By Thomas Ferraro
WASHINGTON (Reuters) - Congress is getting an earful about the big spending cuts beginning to hit government services from worried and irate constituents, including one senator's own spouse.
Democratic Senator Thomas Carper of Delaware said his wife, "my most important constituent," asked him, "Why can't you guys get your act together? Do you know what people think of you guys?"
"I told her that Washington needs to work more like Delaware," said Carper, a former governor of the state. "In Delaware, Democrats and Republicans work together."
They have not worked together in Washington. And so the across-the-board cuts of the so-called "sequester" - which both Republicans and Democrats have said they oppose - took effect Friday night after President Barack Obama and Republican leaders failed to agree on a way to replace them with targeted spending reductions.
Up until the final few days before Friday, when the reductions began because of a law enacted in 2011, constituents urged, some begged, lawmakers to avert them.
The cuts threaten the U.S. economic recovery, could disrupt federal services from airports to national parks, and may force furloughs of hundreds of thousands of federal workers and employees of federal contractors, the administration says.
"They want to kill us all," Senator Orrin Hatch, a Utah Republican, said of his constituents.
Laura Zayner, a senior officer with the U.S. Department of Homeland Security at Chicago's O'Hare Airport, was among 400 federal workers facing possible furloughs who came to Washington last week to lobby Congress.
"We consider the furlough a slap in the face. We take it personally," Zayner said. "We are not picking sides, Democrats or Republicans. But we want them to do their jobs and stop the cuts."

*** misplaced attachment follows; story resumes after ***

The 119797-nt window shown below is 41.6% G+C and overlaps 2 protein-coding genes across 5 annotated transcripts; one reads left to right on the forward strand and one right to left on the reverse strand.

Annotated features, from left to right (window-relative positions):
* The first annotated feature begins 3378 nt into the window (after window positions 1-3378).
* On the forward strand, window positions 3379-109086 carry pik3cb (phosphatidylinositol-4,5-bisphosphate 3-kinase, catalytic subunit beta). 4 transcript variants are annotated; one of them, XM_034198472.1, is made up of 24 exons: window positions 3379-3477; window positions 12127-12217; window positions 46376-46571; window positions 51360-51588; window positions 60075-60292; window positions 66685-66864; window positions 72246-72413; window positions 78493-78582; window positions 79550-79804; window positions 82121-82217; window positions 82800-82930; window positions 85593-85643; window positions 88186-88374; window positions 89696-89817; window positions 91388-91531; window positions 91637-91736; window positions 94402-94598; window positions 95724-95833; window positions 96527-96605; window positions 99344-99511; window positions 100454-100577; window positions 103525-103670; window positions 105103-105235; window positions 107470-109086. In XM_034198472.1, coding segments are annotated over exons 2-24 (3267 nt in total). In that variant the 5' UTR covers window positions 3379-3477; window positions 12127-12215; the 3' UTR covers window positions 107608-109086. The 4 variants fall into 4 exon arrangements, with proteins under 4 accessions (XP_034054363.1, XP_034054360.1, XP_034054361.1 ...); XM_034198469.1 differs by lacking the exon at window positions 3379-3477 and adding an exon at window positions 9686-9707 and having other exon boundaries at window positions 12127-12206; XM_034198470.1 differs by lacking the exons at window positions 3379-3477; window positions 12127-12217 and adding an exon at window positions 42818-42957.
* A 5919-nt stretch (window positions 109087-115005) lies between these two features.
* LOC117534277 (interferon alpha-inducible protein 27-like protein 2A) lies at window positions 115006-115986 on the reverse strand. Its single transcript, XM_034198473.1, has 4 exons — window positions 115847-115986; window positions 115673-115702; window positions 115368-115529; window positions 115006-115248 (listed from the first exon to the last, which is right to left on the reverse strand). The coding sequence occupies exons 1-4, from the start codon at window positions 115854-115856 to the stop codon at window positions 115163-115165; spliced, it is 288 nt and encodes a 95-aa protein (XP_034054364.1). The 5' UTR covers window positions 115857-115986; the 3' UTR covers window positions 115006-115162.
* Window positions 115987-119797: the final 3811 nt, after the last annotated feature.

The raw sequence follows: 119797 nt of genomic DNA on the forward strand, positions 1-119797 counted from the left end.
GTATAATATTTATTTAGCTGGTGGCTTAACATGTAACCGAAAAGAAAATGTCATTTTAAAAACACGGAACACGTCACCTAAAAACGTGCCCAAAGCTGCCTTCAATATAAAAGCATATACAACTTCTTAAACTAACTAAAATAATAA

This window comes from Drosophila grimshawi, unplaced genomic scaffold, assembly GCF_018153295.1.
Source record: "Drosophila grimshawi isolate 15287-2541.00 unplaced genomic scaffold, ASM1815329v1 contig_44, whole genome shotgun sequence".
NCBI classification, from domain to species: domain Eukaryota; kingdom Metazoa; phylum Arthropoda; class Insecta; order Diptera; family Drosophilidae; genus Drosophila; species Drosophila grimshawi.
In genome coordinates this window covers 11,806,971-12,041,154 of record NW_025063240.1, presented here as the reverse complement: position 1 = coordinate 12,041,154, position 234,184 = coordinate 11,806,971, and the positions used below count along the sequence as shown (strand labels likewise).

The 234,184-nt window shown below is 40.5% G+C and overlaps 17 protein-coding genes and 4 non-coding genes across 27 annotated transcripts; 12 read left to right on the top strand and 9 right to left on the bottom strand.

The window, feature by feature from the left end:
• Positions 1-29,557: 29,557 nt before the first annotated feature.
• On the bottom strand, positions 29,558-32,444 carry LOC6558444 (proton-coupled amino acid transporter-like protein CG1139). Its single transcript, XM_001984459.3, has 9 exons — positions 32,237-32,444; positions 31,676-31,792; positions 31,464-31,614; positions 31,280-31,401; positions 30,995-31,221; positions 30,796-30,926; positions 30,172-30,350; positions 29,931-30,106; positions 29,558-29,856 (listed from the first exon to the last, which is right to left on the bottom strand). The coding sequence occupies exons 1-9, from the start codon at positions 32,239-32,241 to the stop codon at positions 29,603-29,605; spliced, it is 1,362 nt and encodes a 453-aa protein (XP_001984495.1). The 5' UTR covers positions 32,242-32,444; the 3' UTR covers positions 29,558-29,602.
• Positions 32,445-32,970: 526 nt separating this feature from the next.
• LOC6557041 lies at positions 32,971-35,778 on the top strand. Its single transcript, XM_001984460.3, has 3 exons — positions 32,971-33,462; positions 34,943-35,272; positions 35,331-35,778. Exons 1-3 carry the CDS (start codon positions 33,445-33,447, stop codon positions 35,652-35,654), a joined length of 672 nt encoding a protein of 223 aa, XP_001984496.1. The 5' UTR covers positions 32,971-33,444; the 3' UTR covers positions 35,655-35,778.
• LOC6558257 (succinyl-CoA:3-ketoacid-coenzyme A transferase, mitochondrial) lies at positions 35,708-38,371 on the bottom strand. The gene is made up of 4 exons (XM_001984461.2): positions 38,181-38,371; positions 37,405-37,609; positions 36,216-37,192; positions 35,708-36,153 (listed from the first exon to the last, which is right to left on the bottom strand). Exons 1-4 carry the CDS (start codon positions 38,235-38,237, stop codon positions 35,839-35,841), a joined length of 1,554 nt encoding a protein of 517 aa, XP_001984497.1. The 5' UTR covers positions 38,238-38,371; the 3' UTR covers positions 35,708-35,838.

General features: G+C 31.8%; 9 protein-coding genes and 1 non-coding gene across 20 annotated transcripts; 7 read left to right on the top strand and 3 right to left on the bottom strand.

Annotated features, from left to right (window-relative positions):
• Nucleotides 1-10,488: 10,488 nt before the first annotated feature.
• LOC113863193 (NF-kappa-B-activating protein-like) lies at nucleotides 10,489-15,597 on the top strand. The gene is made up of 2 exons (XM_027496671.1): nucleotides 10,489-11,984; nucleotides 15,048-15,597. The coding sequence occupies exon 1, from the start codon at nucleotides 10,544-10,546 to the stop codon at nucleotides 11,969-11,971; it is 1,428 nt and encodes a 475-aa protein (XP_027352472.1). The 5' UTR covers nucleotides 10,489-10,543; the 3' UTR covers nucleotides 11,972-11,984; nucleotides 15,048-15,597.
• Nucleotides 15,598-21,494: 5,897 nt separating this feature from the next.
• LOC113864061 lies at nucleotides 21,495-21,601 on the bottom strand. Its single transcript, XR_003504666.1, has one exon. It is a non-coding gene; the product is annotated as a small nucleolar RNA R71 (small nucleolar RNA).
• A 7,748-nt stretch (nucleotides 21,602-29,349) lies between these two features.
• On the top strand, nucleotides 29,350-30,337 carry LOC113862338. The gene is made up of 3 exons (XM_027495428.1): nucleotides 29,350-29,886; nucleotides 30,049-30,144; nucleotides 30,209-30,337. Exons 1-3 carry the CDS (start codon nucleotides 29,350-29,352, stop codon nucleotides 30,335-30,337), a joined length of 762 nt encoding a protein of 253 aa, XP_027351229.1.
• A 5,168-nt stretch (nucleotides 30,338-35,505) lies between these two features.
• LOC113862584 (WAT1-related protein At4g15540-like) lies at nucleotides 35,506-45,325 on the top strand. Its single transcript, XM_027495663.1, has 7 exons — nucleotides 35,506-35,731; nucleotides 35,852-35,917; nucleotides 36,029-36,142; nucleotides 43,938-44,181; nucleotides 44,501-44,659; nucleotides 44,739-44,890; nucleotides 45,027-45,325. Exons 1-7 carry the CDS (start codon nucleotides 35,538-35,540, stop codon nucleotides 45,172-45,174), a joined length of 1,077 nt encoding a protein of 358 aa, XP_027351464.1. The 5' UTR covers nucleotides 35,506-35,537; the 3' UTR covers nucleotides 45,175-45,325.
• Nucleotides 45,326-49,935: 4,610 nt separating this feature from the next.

John Kelshaw, who works with the Internal Revenue Service, came to town from New Jersey. He and a few other federal workers met with Republican Representative John Runyan.
"We told him that a lot of our people live paycheck to paycheck. We said, 'Give us a break,'" Kelshaw said. He said Runyan, of New Jersey, listened but made no commitments.
WHO'S TO BLAME?
Polls so far show most Americans blame Republicans rather than Obama and his Democrats for the standoff. But that could change.
Republicans insist that any deficit-reduction replacement deal include only spending cuts. Democrats want a mix of spending cuts and tax increases.
According to a February 28 Gallup survey, 56 percent of those polled thought the cuts will damage the economy. The feeling crossed party lines, Gallup reported, with 64 percent of Republicans and 51 percent of Democrats agreeing they would inflict economic pain.
Democratic Senator Mark Pryor said his constituents in Arkansas routinely ask him, "'Why can't you guys work it out?'"
Pryor said he tells them, "Nobody has clean hands on this."
Both sides seem to size up any issue on a basis of who gets the political advantage, he said. "If someone suddenly came up with a cure to cancer, the question in Washington would be, 'Is this good or bad for Obama?'"
The president on Friday said of the cuts, "This is not a win for anybody. This is a loss for the American people."
Hatch, of Utah, said he recently told his state legislature that he expected the federal government to impose the sweeping cuts. "A number of them stood up and said maybe that's the only way we are going get any real reduction in spending," he said.
On the other side, Representative Luis Gutierrez, a Chicago Democrat who won an 11th term last year with more than 80 percent of the vote, said his constituents "tell me 'Keep on fighting, Luis, keep on fighting.'"
Representative Scott Rigell, a Virginia Republican whose district includes the shipbuilding yards in Newport News that are likely to be hit hard by cuts in military spending, was dismayed by the untargeted reductions.
Rigell got a letter from a constituent last month that read in part, "My husband, a project manager for the defense industry, went to work this morning to lay off half of his workforce because of sequestration."
In an interview, Rigell said, "When I think they (shipyard workers) could lose their jobs because of the dysfunction in Washington ... this is not acceptable to me."
"I've been at that shipyard. Some of hardest working folks I know. They're coming in at 5:30 a.m. with a lunch bucket and making $35,000 a year and wondering if they'll have a job."
(Additional reporting by Richard Cowan; Editing by Fred Barbash and Vicki Allen)